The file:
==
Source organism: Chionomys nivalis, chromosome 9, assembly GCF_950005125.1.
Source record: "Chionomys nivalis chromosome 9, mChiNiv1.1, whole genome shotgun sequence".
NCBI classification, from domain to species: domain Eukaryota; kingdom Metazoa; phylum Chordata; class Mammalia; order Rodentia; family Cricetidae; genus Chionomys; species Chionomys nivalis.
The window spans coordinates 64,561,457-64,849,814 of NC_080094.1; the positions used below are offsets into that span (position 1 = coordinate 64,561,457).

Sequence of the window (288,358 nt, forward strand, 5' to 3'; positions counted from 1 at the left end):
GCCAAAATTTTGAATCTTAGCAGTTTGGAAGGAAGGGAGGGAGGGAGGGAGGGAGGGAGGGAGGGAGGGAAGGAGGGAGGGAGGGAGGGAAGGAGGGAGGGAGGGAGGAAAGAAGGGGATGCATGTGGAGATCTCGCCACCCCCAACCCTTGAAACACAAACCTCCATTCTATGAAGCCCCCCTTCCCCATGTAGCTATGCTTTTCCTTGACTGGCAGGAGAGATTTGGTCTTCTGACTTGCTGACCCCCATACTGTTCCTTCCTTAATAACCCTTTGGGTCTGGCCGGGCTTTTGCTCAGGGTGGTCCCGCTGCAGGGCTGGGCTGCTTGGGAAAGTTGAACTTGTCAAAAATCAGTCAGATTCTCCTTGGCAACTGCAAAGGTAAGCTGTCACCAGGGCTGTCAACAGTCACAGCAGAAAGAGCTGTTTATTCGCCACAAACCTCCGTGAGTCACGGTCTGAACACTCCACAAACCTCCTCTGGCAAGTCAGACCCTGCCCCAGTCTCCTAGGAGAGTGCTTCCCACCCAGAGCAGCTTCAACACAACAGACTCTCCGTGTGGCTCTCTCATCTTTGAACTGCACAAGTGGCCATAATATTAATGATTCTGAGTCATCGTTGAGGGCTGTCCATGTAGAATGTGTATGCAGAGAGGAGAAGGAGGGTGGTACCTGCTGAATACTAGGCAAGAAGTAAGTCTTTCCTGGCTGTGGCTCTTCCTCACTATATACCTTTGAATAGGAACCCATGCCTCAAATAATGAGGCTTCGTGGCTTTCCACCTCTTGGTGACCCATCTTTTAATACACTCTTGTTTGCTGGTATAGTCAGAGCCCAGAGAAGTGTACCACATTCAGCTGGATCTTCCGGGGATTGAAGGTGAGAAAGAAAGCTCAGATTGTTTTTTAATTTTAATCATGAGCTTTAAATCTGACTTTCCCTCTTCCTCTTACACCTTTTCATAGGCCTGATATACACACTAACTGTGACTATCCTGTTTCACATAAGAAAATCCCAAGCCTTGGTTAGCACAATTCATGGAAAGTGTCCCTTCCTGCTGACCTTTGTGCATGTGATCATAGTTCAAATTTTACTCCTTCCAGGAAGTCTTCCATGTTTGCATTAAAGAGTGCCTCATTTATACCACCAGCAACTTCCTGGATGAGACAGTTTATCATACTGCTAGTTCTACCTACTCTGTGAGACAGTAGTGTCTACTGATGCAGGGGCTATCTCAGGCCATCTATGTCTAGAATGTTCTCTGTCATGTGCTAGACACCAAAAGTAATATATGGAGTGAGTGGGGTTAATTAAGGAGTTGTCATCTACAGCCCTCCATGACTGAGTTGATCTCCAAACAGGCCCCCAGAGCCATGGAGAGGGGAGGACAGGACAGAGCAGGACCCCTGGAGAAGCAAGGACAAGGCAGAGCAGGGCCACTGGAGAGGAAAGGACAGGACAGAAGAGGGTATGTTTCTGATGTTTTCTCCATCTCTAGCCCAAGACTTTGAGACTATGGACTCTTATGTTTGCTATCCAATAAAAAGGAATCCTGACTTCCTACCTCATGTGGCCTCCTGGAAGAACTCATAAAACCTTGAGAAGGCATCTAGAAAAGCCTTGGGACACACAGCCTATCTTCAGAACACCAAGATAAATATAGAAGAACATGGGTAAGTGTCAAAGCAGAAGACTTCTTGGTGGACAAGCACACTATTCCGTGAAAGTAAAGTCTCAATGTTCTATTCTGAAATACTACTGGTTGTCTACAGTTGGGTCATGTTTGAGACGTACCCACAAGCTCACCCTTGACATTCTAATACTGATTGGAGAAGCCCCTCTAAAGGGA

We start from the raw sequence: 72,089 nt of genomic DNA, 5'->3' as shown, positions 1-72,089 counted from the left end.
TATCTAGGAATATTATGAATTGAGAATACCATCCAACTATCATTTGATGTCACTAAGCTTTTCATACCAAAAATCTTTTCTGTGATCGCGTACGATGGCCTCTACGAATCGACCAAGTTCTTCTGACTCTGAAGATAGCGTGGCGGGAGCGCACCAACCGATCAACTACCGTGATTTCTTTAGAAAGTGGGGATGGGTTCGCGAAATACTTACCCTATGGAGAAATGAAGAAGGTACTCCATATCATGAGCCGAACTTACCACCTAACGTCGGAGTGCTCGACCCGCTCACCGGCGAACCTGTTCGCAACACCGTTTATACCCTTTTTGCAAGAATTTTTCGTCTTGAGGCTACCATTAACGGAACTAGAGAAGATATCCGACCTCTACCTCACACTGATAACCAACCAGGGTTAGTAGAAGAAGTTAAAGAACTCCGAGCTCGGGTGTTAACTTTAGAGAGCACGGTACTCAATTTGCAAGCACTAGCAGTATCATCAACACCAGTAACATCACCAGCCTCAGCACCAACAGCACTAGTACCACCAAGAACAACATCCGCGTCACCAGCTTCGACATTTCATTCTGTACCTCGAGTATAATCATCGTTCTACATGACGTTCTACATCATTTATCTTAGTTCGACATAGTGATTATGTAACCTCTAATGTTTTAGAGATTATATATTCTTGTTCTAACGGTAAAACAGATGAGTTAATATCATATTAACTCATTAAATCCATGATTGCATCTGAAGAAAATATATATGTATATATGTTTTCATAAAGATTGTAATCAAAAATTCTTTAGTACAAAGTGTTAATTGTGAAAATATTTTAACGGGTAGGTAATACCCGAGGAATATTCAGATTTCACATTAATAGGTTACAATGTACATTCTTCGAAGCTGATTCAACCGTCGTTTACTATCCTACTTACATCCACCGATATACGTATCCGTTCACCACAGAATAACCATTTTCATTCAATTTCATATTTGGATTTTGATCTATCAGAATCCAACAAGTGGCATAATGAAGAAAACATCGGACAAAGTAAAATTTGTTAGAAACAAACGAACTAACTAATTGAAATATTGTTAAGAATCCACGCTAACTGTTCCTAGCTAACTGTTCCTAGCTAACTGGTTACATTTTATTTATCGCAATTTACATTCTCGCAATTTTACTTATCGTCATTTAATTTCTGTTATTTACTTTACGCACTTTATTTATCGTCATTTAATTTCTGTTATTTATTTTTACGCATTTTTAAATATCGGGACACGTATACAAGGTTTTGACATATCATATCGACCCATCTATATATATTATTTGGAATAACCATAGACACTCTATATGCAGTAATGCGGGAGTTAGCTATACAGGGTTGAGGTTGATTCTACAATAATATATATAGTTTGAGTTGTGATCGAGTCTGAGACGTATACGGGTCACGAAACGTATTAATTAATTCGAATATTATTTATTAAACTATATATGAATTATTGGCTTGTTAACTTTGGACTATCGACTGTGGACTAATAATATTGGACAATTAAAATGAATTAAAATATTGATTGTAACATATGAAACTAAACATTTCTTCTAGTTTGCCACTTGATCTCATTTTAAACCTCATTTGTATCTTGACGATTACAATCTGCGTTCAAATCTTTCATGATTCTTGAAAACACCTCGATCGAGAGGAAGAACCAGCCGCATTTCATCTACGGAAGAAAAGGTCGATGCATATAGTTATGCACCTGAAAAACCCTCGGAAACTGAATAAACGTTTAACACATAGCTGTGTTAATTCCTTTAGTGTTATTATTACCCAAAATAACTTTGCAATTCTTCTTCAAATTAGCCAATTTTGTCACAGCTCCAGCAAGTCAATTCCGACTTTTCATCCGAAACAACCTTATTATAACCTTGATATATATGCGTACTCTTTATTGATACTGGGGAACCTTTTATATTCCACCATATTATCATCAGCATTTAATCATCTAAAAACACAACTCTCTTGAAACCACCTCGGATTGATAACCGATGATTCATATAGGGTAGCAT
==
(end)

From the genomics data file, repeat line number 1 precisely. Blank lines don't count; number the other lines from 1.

Source organism: Chionomys nivalis, chromosome 9, assembly GCF_950005125.1.